born borne onward

For an etymologist of Spanish and English, Latin natus ‘born’ is a gift that keeps on giving. From it come not only nada and nadie, with their disguised origins that have been the subject of the last two posts, but easy-to-recognize words like natal ‘having to do with birth,’ natalidad/natality ‘birthrate,’ prenatal ‘before birth,’ and perinatal ‘around the time of birth.’ From natus Latin made nativus, which we’ve borrowed as nativo/native. English has also adopted the French development of the word, the masculine naïf or more commonly the feminine naïve used for both genders; the word conveys the credulity and lack of guile of a native, in contrast to the cunning of a conqueror. Latin nativitas ‘birth’ has become English nativity and Spanish Navidad, both of which are closely tied to a particular birth, that of Jesus; in addition, English has borrowed the Noël that corresponds in French to natal. Also from French is the feminine née ‘born’ that English uses to indicate the family name a woman was born with (if she has changed it after marriage); for example, we may write about Abigail Adams, née Smith. The masculine Old Spanish nado ‘born’ entered into the compound antenado ‘born before [a wedding took place].’ That has become entenado ‘a stepson,’ and Spanish also has the synonymous variant alnado. Of special relevance to this blog is cognado/cognate, literally ‘born together,’ which we use to describe words descended from a common ancestor.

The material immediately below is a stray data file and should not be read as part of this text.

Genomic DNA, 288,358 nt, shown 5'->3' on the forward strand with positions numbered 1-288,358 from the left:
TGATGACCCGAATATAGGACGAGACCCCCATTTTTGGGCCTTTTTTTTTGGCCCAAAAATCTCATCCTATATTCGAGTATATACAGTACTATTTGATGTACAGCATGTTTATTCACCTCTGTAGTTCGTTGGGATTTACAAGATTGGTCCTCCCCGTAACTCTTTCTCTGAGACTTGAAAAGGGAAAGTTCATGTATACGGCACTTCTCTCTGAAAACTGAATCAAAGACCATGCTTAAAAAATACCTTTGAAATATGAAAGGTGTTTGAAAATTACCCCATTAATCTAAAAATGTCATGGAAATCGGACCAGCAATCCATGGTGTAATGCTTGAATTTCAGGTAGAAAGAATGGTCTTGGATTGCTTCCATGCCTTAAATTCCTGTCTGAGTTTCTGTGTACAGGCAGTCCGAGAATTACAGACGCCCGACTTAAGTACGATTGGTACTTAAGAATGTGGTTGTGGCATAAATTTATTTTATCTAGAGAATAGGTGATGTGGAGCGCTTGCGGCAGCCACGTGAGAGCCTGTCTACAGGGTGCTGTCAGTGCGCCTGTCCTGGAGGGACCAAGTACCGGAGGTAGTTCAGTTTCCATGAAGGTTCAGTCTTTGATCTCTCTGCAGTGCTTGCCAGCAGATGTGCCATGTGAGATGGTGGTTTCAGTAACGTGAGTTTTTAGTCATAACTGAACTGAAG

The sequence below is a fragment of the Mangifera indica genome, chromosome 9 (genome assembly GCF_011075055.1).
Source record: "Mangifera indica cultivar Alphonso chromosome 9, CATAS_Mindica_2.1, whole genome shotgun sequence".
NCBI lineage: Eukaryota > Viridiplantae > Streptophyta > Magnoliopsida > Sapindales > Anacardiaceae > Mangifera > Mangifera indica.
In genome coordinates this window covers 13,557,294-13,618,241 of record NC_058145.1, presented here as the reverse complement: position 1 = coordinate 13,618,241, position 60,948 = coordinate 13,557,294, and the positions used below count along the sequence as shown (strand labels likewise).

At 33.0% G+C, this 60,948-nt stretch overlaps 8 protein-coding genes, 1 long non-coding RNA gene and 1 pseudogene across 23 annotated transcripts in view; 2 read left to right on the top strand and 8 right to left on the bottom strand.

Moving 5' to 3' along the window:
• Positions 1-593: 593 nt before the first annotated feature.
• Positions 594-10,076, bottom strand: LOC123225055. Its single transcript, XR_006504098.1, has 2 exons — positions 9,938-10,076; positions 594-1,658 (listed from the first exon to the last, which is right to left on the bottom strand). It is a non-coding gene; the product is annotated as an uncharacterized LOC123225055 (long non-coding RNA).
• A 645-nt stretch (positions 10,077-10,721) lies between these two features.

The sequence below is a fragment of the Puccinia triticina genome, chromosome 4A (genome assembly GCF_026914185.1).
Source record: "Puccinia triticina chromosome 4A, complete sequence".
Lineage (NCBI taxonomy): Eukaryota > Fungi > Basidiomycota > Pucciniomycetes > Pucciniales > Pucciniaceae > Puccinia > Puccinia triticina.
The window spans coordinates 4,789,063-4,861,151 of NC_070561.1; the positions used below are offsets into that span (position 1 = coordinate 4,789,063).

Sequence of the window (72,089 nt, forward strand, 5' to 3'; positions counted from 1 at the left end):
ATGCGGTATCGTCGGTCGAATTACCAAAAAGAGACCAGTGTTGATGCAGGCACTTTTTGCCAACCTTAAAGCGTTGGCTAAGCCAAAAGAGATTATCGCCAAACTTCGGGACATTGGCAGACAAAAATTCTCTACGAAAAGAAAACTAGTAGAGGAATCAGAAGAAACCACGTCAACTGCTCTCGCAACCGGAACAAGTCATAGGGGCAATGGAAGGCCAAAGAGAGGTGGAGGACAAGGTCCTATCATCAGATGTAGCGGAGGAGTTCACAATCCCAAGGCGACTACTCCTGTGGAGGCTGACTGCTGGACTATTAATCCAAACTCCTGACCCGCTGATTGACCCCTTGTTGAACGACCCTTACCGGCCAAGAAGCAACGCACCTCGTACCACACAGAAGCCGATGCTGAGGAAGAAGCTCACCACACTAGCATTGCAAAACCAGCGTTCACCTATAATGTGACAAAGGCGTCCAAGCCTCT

©2010 Steven Schwartzman


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If you encounter an unfamiliar technical term in any of these postings, check the Glossary in the bar across the top of the page.
©2011–2016 Steven Schwartzman
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